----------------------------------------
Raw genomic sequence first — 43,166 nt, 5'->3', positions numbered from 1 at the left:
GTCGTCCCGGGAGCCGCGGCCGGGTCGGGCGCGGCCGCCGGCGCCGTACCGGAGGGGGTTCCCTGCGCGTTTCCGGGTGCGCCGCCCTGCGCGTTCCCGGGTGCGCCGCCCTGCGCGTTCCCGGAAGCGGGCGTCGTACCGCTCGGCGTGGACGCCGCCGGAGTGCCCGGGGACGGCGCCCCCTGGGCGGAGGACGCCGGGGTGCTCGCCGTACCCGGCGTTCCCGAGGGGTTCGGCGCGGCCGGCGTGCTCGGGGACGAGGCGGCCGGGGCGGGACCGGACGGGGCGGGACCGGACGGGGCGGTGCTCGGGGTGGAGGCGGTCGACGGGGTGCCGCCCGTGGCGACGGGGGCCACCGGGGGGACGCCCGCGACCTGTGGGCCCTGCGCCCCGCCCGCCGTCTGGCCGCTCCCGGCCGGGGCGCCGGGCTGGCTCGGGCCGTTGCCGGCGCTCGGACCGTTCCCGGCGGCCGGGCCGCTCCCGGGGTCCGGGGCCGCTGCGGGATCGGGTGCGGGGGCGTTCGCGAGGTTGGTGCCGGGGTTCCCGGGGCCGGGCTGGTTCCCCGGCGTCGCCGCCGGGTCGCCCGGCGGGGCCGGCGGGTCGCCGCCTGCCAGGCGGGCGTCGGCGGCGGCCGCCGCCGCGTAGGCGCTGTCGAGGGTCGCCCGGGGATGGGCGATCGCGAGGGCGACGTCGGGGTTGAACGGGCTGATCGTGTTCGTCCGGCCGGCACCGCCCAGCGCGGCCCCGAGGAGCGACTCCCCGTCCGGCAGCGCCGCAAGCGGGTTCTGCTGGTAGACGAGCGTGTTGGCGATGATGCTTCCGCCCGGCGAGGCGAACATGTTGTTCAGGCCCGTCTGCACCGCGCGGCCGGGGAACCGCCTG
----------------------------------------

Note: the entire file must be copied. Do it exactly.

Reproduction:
Raw genomic sequence first — 43,166 nt, 5'->3', positions numbered from 1 at the left:
GTCGTCCCGGGAGCCGCGGCCGGGTCGGGCGCGGCCGCCGGCGCCGTACCGGAGGGGGTTCCCTGCGCGTTTCCGGGTGCGCCGCCCTGCGCGTTCCCGGGTGCGCCGCCCTGCGCGTTCCCGGAAGCGGGCGTCGTACCGCTCGGCGTGGACGCCGCCGGAGTGCCCGGGGACGGCGCCCCCTGGGCGGAGGACGCCGGGGTGCTCGCCGTACCCGGCGTTCCCGAGGGGTTCGGCGCGGCCGGCGTGCTCGGGGACGAGGCGGCCGGGGCGGGACCGGACGGGGCGGGACCGGACGGGGCGGTGCTCGGGGTGGAGGCGGTCGACGGGGTGCCGCCCGTGGCGACGGGGGCCACCGGGGGGACGCCCGCGACCTGTGGGCCCTGCGCCCCGCCCGCCGTCTGGCCGCTCCCGGCCGGGGCGCCGGGCTGGCTCGGGCCGTTGCCGGCGCTCGGACCGTTCCCGGCGGCCGGGCCGCTCCCGGGGTCCGGGGCCGCTGCGGGATCGGGTGCGGGGGCGTTCGCGAGGTTGGTGCCGGGGTTCCCGGGGCCGGGCTGGTTCCCCGGCGTCGCCGCCGGGTCGCCCGGCGGGGCCGGCGGGTCGCCGCCTGCCAGGCGGGCGTCGGCGGCGGCCGCCGCCGCGTAGGCGCTGTCGAGGGTCGCCCGGGGATGGGCGATCGCGAGGGCGACGTCGGGGTTGAACGGGCTGATCGTGTTCGTCCGGCCGGCACCGCCCAGCGCGGCCCCGAGGAGCGACTCCCCGTCCGGCAGCGCCGCAAGCGGGTTCTGCTGGTAGACGAGCGTGTTGGCGATGATGCTTCCGCCCGGCGAGGCGAACATGTTGTTCAGGCCCGTCTGCACCGCGCGGCCGGGGAACCGCCTG